Seed starting with an AeroGarden

AeroGarden with seed starting tray

AeroGarden with seed-starting tray

My mom gave me an AeroGarden a couple years ago, and while I greatly enjoyed the first year’s herb garden, I also used it last year to start seeds quite successfully. Since there are only so many spaces in the tray, I’m reserving it for the warmth-loving, slow-maturing plants that I want to make sure succeed.

First, you need some equipment
The only drawback to using the AeroGarden is the initial cost…and the ongoing costs. :) Obviously, there’s the AeroGarden itself, which comprises a stand, water reservoir and pump, florescent light bulbs, and one set of six or seven seed plugs and nutrients slated to last about 6 months (although I kept mine going quite nicely for nearly a year) – $99.95 if not received as a gift. To start seeds, you need to purchase an add-on kit of styrofoam insert and sponge plugs in which to plant and grow your seeds – $29.95. Subsequently, you’ll need to buy new plugs every year (or for every batch of seeds you start, if you start seeds indoors in the summer for a fall garden) – $19.95. It is recommended that you replace the proprietary bulbs every six months – $14.95. I haven’t replaced my bulbs yet, but I admit what I planted late this fall did not do nearly as well as the initial herb kit (however, I was also re-using old sponge plugs and using non-AeroGarden nutrients). My AeroGarden uses 42 watts when on, and is on 17 hours per day for starting seeds. That’s 22kWh per month, or $3.01 per month to run.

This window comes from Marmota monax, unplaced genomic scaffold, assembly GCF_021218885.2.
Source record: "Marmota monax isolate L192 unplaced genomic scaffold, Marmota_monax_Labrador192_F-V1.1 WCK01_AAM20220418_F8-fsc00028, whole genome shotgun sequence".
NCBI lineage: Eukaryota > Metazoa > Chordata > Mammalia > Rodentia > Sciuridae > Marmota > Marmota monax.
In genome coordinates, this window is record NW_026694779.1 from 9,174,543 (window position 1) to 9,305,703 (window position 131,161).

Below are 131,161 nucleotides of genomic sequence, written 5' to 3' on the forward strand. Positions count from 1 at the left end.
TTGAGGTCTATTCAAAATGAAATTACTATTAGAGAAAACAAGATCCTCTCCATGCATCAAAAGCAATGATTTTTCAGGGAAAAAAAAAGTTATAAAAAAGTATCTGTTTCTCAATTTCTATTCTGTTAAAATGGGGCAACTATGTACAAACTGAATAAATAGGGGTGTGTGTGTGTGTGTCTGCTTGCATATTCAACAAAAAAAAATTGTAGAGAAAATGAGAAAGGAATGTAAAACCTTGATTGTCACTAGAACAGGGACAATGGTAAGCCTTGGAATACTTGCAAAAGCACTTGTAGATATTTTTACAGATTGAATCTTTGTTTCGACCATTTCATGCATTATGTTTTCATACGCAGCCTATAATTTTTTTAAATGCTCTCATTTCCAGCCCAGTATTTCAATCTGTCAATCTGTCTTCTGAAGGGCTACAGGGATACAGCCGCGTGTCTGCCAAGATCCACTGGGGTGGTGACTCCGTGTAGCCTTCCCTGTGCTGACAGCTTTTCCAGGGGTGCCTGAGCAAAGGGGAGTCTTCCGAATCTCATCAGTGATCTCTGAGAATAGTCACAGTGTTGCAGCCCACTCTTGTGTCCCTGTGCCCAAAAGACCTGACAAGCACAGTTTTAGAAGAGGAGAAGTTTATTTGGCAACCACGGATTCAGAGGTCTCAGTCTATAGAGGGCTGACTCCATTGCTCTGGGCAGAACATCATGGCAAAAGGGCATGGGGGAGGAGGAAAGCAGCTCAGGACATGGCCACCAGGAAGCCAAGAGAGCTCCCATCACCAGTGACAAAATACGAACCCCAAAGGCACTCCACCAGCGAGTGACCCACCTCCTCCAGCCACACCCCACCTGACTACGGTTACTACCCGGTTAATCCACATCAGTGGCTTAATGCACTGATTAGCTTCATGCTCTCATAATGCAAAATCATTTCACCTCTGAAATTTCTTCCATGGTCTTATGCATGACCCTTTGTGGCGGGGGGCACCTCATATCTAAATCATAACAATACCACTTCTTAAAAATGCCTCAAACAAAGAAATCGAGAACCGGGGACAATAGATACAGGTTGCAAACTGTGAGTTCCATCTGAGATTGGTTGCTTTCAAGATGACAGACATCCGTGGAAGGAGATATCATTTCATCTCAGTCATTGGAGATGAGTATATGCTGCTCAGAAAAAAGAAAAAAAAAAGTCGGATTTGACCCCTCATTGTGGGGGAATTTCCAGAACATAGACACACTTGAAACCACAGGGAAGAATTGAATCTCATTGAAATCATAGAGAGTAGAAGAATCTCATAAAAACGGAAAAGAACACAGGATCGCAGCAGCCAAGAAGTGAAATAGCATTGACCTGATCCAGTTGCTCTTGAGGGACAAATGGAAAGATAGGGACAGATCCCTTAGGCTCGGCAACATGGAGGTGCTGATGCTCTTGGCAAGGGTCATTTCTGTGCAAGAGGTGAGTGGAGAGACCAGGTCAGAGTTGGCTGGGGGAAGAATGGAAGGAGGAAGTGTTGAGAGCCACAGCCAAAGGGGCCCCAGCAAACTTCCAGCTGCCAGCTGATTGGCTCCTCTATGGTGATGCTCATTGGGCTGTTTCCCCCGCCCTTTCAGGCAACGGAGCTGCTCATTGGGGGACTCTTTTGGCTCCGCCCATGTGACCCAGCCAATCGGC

There are similar plug-style seed starting systems for use with regular grow lights or in a windowsill, but since I have an AeroGarden I might as well use it. The cost of the electricity is considerably less than the cost of the sponge plugs. :)

Planting time
Planting is easy once you have the equipment. Make sure the sponges are still moist – if not, soak them in a tiny bit of water until they are saturated but not dripping – and drop them into the holes in the styrofoam tray. Put a couple seeds in the divet of each plug. As with the other seed starting methods, be sure to write down what seeds got planted where! Put the styrofoam tray in the AeroGarden’s bowl and fill the bowl with enough water to cover the bottoms of the plugs. Cover the tray with a plastic bag to keep in moisture and reduce mold growth until seedlings start appearing. You don’t need to plug the AeroGarden in initially, but be sure to start the lights’ daily cycle as soon as seedlings start to appear.

As the seedlings grow, raise the height of the lights so they don’t accidentally touch the plants. You may need to transplant seedlings into pots for the week or two of hardening off necessary before transplanting outside, if all the seedlings aren’t going to be transplanted at the same time.

That’s basically it. Coming up: a summary of my seed-starting experiment and the pros and cons of each system so far.